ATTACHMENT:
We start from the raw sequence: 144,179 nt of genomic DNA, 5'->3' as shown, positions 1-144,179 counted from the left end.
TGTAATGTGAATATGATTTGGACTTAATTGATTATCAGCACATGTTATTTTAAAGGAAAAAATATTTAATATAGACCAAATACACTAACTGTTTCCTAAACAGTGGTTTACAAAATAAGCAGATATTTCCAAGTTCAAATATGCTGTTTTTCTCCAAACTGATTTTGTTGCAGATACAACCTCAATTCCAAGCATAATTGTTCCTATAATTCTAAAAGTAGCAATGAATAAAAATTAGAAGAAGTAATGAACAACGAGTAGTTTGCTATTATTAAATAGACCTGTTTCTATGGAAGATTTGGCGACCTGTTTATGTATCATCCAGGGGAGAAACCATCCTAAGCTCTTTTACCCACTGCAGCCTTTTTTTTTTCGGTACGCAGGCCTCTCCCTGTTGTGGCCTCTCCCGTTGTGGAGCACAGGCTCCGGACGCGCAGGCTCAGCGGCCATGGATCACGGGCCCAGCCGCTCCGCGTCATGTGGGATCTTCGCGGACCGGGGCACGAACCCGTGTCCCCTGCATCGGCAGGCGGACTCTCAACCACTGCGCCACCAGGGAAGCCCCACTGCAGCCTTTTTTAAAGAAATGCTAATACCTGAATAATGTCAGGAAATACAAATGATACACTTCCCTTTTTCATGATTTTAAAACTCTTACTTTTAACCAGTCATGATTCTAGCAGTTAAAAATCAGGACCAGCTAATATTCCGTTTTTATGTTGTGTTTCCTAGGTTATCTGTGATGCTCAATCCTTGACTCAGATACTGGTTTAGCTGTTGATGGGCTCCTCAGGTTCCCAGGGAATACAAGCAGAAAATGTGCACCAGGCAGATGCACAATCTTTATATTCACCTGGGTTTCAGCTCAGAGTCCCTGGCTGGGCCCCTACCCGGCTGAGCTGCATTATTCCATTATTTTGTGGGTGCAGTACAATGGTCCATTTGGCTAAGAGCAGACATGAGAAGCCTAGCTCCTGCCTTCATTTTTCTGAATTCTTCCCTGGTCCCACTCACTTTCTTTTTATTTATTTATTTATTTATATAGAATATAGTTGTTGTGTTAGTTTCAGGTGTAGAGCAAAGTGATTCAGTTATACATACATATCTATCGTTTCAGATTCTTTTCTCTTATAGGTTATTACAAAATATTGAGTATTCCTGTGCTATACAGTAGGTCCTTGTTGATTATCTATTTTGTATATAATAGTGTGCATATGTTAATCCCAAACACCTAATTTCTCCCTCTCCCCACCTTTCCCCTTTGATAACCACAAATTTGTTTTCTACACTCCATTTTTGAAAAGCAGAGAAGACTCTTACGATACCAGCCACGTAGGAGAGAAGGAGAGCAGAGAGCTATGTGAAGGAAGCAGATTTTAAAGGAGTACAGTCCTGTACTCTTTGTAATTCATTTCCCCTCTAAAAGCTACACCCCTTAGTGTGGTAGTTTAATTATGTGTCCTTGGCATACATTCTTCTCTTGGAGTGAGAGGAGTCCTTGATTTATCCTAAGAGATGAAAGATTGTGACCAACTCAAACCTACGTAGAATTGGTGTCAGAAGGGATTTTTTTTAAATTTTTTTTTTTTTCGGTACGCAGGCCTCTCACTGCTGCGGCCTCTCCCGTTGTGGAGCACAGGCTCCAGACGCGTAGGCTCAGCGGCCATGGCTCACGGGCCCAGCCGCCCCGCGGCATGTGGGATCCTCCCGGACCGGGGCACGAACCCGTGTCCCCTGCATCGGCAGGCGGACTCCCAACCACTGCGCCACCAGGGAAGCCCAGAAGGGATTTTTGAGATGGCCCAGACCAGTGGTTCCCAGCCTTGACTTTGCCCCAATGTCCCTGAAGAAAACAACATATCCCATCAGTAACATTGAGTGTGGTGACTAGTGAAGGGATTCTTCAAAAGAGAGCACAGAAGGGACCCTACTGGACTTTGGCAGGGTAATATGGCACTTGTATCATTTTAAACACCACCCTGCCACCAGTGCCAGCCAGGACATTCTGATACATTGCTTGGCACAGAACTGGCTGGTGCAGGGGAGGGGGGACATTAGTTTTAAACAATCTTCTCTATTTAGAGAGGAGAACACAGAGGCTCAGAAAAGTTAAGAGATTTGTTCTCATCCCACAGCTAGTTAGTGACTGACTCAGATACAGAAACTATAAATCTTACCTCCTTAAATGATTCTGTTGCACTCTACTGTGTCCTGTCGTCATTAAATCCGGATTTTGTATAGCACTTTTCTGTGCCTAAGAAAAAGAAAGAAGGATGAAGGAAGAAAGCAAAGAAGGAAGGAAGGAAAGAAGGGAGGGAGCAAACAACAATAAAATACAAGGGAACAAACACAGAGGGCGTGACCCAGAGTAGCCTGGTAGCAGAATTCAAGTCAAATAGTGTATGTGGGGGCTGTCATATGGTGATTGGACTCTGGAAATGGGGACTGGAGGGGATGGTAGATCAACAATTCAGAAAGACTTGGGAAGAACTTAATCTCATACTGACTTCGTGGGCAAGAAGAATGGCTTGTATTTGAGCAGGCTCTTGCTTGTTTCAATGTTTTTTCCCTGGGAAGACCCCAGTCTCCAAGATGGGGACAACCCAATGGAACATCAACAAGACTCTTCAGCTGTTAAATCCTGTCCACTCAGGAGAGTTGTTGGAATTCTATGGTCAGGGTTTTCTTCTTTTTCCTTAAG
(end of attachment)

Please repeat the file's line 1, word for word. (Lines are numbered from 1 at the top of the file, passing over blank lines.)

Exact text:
We start from the raw sequence: 144,179 nt of genomic DNA, 5'->3' as shown, positions 1-144,179 counted from the left end.